Skype tapping program code released
A software developer who designed a way to tap and record calls made on Skype and other VoIP networks has made the source code of the spying program public, a move he said will allow other programmers to build workarounds to the potential threat. The programmer, Ruben Unteregger, was tasked by his former company ERA IT Solutions to write a Trojan horse program that could tap VoIP calls for the Swiss government.
Apparently, the program bypassed Skype’s heralded encryption process, one that has vexed security officials in Europe multiple times.
In a translated interview, Untregger discussed his rationale for releasing the code.
“The code will be published, it will get analyzed as soon as the binaries got uploaded, signature patterns will be created by anti-virus companies, the malware will be detected, blocked and deleted, if it tries to infect a system,” Untregger said.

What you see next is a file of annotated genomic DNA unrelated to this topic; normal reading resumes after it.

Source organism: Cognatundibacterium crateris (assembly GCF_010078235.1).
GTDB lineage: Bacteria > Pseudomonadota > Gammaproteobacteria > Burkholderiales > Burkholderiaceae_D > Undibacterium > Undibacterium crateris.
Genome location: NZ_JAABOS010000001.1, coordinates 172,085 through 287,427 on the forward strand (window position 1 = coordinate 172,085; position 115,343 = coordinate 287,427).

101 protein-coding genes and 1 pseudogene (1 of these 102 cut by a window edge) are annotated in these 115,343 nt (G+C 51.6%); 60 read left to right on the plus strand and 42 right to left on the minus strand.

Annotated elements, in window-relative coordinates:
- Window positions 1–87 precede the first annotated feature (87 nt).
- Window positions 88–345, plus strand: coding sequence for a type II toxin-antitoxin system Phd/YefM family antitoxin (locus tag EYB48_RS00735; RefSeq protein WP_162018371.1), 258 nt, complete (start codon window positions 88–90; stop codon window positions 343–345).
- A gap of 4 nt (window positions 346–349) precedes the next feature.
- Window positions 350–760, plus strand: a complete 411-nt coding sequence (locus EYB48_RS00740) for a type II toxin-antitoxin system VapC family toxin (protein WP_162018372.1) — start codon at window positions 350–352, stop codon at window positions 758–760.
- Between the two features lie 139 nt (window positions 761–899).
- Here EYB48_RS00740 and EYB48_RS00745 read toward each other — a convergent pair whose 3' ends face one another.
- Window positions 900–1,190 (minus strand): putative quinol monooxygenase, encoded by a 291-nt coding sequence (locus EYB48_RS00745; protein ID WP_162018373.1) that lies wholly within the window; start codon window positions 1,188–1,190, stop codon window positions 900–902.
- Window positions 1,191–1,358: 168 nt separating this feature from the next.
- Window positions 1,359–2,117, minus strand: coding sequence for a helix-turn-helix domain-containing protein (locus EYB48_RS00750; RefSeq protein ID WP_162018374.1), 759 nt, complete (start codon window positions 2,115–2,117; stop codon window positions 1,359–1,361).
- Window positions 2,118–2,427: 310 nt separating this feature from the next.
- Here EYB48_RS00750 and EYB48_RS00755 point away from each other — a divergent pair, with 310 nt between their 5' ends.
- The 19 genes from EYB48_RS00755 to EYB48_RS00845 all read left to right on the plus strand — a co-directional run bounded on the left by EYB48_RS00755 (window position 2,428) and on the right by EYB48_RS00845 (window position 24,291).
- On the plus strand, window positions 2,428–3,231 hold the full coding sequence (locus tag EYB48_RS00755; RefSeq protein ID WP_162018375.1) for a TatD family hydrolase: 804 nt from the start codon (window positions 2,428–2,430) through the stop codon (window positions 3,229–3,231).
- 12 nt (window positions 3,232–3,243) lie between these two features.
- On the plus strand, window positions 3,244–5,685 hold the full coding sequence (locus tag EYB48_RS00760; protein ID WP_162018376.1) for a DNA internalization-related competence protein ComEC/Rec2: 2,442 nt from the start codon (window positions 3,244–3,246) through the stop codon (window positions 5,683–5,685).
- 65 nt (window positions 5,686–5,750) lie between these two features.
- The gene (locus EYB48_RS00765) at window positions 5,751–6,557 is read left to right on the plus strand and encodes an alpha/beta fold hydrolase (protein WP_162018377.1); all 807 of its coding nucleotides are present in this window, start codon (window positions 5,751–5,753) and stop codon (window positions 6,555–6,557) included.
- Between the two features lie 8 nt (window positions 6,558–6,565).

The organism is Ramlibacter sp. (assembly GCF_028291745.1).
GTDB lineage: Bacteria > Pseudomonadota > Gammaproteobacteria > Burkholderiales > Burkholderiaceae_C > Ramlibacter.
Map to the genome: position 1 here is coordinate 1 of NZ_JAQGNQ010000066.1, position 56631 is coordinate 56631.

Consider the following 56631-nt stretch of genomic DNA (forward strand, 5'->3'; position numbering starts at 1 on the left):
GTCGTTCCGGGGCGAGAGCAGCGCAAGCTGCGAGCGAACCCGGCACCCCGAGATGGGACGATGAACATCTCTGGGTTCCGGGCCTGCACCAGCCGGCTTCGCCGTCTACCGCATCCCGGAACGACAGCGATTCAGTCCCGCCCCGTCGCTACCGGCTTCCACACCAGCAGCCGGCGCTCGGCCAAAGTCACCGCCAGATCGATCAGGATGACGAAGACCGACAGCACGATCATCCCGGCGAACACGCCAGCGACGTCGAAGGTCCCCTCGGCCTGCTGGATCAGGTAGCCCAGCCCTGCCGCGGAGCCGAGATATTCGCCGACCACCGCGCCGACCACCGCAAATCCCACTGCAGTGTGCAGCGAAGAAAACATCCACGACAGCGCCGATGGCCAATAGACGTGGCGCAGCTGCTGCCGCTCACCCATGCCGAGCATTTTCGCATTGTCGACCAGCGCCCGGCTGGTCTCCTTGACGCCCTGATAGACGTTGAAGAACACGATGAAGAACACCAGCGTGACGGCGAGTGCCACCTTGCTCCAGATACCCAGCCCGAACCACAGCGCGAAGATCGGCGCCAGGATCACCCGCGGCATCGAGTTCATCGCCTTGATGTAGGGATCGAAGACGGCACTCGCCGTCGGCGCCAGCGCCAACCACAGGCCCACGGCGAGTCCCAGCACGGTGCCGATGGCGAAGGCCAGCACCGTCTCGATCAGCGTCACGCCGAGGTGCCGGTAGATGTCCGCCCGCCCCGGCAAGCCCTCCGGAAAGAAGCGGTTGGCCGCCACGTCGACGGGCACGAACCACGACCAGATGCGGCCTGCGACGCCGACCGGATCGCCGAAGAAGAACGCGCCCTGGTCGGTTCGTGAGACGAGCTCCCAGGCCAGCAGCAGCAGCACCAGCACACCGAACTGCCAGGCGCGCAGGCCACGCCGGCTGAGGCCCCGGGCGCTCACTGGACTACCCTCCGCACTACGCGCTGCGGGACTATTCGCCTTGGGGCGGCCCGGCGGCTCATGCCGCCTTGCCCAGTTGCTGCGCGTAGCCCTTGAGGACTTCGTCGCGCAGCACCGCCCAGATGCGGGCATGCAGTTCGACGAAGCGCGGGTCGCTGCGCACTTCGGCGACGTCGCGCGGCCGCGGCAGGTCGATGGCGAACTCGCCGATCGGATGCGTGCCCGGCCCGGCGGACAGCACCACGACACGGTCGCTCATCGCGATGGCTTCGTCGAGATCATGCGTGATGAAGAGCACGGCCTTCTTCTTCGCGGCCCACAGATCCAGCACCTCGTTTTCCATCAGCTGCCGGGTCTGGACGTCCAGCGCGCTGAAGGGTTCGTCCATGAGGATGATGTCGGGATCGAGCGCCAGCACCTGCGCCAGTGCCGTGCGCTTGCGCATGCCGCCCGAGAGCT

Untregger’s motives appear to be genuinely in the interest of private citizens and enterprises that use VoIP services like Skype, as the publicizing of the code makes its use by security agencies redundant, according to a Computer World report. However, making this code available could have negative repercussions if hackers can use it to build even more powerful tapping programs. Other instances of Skype hacking, such as China’s purported monitoring of dissident communication via VoIP programs, gives one pause when considering the public availability of such information.
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